“We can probably find one now. I mean, there’s got to be at least one shitty car in this God-forsaken nightmare of a town that’ll get us out of here by dark.”
Taking him out onto the sidewalk in front of the repair place, “this God-forsaken nightmare of a town is anything but a God-forsaken nightmare of a town. Please, Mulder, we haven’t stopped moving in months and it’s Christmas and this looks like a nice place to spend some time.”
Mulder looked down at her, her hollow cheeks and sallow eyes, “I was trying to outrun Christmas. I’m sorry I couldn’t.”
He hadn’t seen her smile in weeks so he was surprised to see her lips turn up slightly, “you made a very good effort, though and I thank you but right now, I’d just like to take a shower and lie down. Can we find someplace to stay?”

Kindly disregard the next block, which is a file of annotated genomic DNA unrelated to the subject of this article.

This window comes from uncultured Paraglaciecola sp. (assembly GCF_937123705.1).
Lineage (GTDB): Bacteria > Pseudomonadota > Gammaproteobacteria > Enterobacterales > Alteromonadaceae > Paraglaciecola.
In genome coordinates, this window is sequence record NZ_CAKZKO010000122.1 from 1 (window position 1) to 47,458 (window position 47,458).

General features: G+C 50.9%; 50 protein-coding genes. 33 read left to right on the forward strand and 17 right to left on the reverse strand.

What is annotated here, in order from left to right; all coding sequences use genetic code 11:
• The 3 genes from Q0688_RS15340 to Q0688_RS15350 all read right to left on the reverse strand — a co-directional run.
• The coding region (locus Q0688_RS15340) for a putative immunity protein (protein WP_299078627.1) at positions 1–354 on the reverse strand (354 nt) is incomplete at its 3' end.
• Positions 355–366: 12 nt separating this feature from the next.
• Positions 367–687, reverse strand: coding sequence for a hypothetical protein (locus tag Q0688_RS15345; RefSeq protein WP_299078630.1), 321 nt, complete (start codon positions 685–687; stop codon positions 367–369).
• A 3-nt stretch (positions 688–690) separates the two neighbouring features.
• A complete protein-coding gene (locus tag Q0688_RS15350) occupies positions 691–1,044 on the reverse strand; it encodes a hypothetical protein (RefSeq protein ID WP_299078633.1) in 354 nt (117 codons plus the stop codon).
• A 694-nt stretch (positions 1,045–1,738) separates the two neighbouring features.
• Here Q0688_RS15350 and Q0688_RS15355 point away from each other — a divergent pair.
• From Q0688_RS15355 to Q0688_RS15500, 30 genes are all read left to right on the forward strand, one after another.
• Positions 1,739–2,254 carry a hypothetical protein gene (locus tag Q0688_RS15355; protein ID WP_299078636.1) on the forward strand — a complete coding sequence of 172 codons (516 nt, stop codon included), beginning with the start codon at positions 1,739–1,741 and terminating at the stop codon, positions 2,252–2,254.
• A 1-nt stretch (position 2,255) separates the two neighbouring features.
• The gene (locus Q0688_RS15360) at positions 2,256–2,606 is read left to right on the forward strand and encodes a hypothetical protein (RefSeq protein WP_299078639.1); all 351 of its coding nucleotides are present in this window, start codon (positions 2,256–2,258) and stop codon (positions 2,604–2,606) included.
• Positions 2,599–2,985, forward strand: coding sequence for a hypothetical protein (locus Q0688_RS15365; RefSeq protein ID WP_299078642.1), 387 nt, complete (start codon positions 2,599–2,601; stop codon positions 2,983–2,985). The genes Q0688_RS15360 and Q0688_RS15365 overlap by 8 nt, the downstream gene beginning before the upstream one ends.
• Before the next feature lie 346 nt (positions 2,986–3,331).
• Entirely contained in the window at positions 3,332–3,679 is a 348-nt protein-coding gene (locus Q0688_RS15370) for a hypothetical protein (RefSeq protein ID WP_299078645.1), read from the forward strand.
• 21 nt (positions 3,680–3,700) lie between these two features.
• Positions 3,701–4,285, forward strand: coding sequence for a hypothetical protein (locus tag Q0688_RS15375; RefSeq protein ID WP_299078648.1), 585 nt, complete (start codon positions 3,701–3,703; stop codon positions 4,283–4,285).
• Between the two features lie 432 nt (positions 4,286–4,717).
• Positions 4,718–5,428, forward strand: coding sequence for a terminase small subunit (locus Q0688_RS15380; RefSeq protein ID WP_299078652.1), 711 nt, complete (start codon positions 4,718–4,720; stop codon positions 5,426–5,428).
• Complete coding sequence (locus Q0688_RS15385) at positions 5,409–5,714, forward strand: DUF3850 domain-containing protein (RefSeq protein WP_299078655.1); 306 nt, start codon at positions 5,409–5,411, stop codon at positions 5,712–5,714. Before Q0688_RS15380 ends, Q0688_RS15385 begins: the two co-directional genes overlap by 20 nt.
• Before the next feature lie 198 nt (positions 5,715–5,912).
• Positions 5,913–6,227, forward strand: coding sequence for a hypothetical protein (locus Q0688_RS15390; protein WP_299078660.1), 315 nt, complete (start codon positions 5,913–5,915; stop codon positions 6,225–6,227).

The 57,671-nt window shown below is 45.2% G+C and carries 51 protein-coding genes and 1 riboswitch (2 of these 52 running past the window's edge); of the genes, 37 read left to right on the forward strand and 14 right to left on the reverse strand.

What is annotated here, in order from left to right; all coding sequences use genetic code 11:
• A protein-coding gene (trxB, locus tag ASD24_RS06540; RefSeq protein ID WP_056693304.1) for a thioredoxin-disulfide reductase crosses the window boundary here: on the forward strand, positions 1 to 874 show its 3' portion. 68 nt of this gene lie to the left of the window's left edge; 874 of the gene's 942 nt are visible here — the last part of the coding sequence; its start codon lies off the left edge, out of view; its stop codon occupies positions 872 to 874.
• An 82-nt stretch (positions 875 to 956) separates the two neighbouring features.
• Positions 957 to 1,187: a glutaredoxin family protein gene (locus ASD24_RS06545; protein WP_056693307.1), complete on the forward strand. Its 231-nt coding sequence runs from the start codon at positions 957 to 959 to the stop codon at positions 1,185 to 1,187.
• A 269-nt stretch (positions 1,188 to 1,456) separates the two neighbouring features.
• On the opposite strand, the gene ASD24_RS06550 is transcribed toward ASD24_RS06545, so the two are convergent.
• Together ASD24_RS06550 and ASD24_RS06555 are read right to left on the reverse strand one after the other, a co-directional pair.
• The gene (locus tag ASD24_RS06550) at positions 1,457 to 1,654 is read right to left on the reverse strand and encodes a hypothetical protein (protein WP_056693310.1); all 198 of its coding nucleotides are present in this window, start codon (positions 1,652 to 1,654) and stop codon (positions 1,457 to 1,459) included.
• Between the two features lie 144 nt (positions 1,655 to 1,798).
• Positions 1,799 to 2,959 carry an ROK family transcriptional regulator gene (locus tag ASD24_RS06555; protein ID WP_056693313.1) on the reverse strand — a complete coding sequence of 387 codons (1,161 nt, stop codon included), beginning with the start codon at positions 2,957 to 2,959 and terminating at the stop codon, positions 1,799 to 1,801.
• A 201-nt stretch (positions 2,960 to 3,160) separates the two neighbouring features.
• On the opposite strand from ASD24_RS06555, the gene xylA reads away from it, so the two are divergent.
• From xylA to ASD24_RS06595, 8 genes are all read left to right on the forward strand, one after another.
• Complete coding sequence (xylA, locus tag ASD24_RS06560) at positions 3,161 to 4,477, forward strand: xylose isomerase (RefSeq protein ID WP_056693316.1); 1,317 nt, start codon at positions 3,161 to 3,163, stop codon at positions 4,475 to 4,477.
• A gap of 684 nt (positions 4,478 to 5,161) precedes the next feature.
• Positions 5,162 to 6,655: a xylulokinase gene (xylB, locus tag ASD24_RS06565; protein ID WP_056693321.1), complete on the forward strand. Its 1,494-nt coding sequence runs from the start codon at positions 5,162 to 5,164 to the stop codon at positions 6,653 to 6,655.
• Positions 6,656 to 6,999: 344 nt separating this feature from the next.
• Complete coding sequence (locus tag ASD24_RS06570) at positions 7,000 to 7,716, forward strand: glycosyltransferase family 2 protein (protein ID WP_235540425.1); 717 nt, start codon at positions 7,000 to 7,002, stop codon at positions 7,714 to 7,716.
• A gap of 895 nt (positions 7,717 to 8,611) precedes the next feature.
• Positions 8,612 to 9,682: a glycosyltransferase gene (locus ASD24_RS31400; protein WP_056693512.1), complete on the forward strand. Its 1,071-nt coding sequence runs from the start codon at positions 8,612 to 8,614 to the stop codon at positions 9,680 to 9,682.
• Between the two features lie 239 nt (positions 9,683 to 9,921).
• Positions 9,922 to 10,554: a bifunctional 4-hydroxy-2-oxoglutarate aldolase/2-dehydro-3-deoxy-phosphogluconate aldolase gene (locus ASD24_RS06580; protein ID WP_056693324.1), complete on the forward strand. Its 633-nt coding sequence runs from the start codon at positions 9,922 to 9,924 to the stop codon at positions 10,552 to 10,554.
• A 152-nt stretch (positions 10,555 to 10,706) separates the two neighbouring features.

She tried to fight it but the closer it got to Christmas, the heavier the depression weighed on her. Mulder did his best and she loved him for it but this would be her first Christmas since Will and her first without her family. Granted, she did have Mulder but even his warm arms couldn’t fight off her sadness.
Christmas Eve arrived with a windstorm to beat all, windows rattling, tree branches breaking, power lines snapping them into pitch darkness. The instant the light disappeared, Scully called over to him, panic clear in her voice, “Mulder? You still there?”
Getting up, he made his way to her side on the bed, sitting down after running into the edge of the mattress with his knees, “I’m right here. Where would I have gone to in that two seconds?”